About George Meysey Hammond
George was born in 1892 at Handsworth, Staffordshire in England to George and Emily Hammond. After schooling privately, George was secretary to a vicar and then apprenticed as a grocer, but longed for adventure, so emigrated to Western Australia in 1911. After a short farming venture George signed on as a seaman in Fremantle aboard the schooner Penguin which regularly travelled to the East Indies. George then sat the qualifying exam for entry into the Commonwealth Public Service.
George was working at the Broome Post Office as a postal assistant when was broke out. His attestation paper was signed by the Mayor of Broome W. Clarke-Hall and his medical was performed in Broome by J. Smythe-Yule.
George enlisted for the AIF in February 1915 and was assigned to the 28th Battalion, A Company. He was promoted to corporal in May 1915 and sailed for Egypt in June. Another promotion to Sergeant followed in August. The 28th Battalion landed at ANZAC Cove on the 10th and 11th September and moved into trenches near Rhododendron Ridge. During the months at Gallipoli George distinguished himself with patrol work and had a reputation for absolute fearlessness. He fell ill during the evacuation of Gallipoli in December but was awarded the Military Medal for his work during this period.
George rejoined his unit just before it left Egypt for France. He was wounded in the leg during heavy fighting north of Pozieres and was promoted to Second Lieutenant. In September 1916 George rejoined his unit and the next month accompanied the unit to the Somme. Just before the attack on the German trenches at Flers in November, his left arm was shattered by a sniper bullet. His arm was rendered useless after the injury and kept in a sling. He was recommended to return to Australia, but pleaded strongly to stay in France and was back with his unit by May 1917.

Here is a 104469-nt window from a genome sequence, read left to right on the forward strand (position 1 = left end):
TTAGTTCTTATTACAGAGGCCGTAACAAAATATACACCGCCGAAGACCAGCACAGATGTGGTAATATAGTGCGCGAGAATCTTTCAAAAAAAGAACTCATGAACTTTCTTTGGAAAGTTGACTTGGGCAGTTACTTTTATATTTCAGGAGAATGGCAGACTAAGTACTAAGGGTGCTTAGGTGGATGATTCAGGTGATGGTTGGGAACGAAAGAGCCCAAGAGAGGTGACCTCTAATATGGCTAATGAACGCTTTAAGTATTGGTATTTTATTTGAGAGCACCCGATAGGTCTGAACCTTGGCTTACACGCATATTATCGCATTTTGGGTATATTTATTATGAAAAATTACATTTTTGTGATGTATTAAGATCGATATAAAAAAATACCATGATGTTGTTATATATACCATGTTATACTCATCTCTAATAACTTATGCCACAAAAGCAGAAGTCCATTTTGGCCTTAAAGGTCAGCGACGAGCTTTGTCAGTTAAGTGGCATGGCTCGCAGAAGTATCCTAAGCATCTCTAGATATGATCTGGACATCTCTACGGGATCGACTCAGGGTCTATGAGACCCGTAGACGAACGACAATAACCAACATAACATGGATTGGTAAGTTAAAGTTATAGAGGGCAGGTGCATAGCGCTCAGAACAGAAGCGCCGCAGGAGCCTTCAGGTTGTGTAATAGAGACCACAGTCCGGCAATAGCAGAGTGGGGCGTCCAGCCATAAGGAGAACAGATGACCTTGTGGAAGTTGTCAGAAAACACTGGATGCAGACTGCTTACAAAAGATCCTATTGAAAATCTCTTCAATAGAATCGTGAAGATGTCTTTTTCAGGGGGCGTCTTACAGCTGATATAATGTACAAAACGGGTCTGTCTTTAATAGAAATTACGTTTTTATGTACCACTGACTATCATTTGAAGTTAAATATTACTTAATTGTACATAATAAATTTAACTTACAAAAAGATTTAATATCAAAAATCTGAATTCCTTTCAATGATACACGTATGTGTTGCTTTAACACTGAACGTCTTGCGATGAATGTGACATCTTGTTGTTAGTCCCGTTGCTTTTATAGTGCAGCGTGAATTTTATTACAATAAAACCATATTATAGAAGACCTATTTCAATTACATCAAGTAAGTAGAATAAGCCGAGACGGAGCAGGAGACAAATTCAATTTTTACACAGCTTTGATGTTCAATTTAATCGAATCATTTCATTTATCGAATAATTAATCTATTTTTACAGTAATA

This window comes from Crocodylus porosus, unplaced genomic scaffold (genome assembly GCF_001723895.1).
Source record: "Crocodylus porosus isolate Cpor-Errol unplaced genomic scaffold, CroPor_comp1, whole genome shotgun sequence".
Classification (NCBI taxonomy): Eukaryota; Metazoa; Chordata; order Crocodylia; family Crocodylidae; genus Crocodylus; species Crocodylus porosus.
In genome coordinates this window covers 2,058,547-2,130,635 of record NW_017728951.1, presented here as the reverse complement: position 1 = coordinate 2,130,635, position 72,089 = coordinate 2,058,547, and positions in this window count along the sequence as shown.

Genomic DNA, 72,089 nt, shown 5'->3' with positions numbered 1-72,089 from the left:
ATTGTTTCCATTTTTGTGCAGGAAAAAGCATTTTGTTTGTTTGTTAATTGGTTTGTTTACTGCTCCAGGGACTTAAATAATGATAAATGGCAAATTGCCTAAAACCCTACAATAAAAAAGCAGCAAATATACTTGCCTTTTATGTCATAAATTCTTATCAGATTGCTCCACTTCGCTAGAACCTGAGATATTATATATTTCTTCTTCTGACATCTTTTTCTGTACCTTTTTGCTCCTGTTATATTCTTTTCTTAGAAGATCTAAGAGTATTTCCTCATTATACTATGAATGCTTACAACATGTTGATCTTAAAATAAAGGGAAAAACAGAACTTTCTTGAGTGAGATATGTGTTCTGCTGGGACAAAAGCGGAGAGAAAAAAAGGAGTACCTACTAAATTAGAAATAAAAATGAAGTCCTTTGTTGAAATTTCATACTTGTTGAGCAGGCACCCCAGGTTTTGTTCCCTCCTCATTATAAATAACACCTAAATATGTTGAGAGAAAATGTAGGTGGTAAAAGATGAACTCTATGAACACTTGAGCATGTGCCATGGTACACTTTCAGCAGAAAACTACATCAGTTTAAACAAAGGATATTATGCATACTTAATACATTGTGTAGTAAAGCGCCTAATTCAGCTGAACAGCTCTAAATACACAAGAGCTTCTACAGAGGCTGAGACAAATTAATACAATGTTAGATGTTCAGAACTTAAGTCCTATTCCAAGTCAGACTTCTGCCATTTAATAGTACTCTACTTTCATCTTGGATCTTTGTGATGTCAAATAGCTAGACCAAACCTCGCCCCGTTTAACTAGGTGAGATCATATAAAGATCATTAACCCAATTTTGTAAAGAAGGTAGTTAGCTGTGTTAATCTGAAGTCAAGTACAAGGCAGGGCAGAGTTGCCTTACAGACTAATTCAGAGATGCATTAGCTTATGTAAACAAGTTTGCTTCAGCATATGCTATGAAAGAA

A Lieutenant now, George was appointed intelligence officer, probably with the intention on keeping him out of the fighting, however this did not stop him joining in. In September he captured twenty Germans and won the Military Cross, and was prominent in the attack on Broodseinde Ridge, where he and the signals officer were observed well ahead of the advancing infantry, exuberantly charging pillboxes.
Early in 1918 Hammond was transferred to the War Records Section, a position he took with obvious reluctance, and begged to return to his unit. In May 1918 he rejoined his unit as Captain. On June 10th the 28th Battalion attacked the German lines at Morlancourt. Hammond walked ahead of his men, checking the bounds of the barrage with his watch in his hand, and straightening out the line and ordering it to the ground whenever it moved too close to the shell fire. He was the first man in enemy trenches and a dozen or so Germans had surrendered to him before the rest of the troops arrived.
George was injured while visiting his outpost the next day and died on 14th June and was buried in the Viquacourt cemetery. He was posthumously awarded a Bar to Military Cross for his deeds at Morlancourt.